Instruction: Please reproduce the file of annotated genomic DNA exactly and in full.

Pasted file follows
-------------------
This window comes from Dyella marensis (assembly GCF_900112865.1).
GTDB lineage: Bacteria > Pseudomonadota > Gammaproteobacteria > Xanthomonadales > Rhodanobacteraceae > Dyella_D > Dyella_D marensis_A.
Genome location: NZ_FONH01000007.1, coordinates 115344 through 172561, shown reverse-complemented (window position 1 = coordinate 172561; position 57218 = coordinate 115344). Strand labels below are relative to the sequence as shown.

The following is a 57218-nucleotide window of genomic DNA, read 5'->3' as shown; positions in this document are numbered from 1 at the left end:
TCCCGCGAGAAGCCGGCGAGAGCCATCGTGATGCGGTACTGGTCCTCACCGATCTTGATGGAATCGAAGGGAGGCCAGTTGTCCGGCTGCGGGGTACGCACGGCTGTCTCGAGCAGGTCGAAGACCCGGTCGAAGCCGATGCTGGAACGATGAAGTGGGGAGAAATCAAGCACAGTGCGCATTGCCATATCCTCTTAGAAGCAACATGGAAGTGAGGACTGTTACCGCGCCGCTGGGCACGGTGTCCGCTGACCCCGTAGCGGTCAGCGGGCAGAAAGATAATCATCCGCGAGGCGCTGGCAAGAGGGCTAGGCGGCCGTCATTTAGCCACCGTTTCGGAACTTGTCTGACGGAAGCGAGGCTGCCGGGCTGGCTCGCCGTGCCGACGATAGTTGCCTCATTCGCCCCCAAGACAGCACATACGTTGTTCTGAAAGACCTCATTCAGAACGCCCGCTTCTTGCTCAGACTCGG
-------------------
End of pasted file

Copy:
This window comes from Dyella marensis (assembly GCF_900112865.1).
GTDB lineage: Bacteria > Pseudomonadota > Gammaproteobacteria > Xanthomonadales > Rhodanobacteraceae > Dyella_D > Dyella_D marensis_A.
Genome location: NZ_FONH01000007.1, coordinates 115344 through 172561, shown reverse-complemented (window position 1 = coordinate 172561; position 57218 = coordinate 115344). Strand labels below are relative to the sequence as shown.

The following is a 57218-nucleotide window of genomic DNA, read 5'->3' as shown; positions in this document are numbered from 1 at the left end:
TCCCGCGAGAAGCCGGCGAGAGCCATCGTGATGCGGTACTGGTCCTCACCGATCTTGATGGAATCGAAGGGAGGCCAGTTGTCCGGCTGCGGGGTACGCACGGCTGTCTCGAGCAGGTCGAAGACCCGGTCGAAGCCGATGCTGGAACGATGAAGTGGGGAGAAATCAAGCACAGTGCGCATTGCCATATCCTCTTAGAAGCAACATGGAAGTGAGGACTGTTACCGCGCCGCTGGGCACGGTGTCCGCTGACCCCGTAGCGGTCAGCGGGCAGAAAGATAATCATCCGCGAGGCGCTGGCAAGAGGGCTAGGCGGCCGTCATTTAGCCACCGTTTCGGAACTTGTCTGACGGAAGCGAGGCTGCCGGGCTGGCTCGCCGTGCCGACGATAGTTGCCTCATTCGCCCCCAAGACAGCACATACGTTGTTCTGAAAGACCTCATTCAGAACGCCCGCTTCTTGCTCAGACTCGG